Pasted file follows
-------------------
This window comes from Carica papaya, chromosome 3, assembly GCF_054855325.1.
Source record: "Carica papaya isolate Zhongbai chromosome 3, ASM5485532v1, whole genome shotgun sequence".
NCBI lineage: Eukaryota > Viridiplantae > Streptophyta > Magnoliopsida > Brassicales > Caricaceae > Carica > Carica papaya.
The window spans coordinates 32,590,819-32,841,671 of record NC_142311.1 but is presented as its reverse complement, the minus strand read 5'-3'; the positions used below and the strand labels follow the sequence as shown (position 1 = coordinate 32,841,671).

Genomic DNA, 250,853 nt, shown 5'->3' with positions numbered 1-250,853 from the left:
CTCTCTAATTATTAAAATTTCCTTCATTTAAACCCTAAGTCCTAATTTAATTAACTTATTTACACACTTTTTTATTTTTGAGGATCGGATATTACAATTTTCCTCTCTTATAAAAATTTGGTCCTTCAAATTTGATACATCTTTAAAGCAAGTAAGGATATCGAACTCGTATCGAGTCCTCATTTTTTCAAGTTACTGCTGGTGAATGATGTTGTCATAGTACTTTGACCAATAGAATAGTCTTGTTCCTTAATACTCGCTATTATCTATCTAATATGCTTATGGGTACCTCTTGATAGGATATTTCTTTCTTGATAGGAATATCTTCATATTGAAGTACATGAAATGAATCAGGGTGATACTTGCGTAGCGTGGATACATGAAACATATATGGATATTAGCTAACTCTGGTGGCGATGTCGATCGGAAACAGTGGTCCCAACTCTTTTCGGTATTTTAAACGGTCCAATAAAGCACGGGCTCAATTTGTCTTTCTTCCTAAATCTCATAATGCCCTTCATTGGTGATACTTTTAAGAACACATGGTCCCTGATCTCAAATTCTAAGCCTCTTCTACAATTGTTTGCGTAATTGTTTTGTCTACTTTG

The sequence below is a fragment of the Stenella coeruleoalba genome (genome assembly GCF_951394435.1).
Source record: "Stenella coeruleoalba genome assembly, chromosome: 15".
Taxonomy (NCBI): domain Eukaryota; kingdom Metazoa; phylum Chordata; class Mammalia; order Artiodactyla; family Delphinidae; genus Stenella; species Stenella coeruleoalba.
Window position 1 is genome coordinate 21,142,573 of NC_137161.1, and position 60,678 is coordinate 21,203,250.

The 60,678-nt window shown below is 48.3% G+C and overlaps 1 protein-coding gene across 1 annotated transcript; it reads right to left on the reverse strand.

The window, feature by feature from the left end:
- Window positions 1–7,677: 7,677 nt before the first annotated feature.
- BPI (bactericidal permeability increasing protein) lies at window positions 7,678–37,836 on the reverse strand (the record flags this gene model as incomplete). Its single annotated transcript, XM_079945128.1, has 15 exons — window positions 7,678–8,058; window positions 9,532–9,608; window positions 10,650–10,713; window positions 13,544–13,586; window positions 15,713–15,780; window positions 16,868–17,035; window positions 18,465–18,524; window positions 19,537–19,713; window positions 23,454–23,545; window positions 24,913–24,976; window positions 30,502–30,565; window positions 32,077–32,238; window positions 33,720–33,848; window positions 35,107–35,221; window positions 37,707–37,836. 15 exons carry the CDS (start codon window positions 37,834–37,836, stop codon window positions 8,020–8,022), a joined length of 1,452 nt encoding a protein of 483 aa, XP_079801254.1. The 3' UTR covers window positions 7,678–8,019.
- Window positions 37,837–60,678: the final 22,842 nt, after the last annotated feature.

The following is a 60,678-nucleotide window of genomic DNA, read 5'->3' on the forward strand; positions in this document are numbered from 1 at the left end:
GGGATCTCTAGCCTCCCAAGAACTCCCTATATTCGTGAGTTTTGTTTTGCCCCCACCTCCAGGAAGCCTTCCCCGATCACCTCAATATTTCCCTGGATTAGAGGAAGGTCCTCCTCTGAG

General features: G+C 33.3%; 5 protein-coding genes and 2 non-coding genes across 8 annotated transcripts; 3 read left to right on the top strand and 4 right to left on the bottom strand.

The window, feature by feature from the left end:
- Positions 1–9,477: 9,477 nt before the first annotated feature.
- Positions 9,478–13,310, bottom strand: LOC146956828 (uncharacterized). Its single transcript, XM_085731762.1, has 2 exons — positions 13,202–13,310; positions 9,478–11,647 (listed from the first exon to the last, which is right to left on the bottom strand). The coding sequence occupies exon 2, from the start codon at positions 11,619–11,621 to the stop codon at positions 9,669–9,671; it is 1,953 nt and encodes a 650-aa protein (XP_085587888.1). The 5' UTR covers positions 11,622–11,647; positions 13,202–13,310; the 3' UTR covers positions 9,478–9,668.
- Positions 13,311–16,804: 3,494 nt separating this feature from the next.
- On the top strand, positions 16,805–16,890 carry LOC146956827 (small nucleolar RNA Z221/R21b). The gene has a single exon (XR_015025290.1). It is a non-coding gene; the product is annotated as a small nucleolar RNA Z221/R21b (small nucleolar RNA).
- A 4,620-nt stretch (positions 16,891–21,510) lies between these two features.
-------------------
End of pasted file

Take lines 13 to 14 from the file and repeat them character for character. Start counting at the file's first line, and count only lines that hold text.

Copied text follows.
- Window positions 1–7,677: 7,677 nt before the first annotated feature.
- BPI (bactericidal permeability increasing protein) lies at window positions 7,678–37,836 on the reverse strand (the record flags this gene model as incomplete). Its single annotated transcript, XM_079945128.1, has 15 exons — window positions 7,678–8,058; window positions 9,532–9,608; window positions 10,650–10,713; window positions 13,544–13,586; window positions 15,713–15,780; window positions 16,868–17,035; window positions 18,465–18,524; window positions 19,537–19,713; window positions 23,454–23,545; window positions 24,913–24,976; window positions 30,502–30,565; window positions 32,077–32,238; window positions 33,720–33,848; window positions 35,107–35,221; window positions 37,707–37,836. 15 exons carry the CDS (start codon window positions 37,834–37,836, stop codon window positions 8,020–8,022), a joined length of 1,452 nt encoding a protein of 483 aa, XP_079801254.1. The 3' UTR covers window positions 7,678–8,019.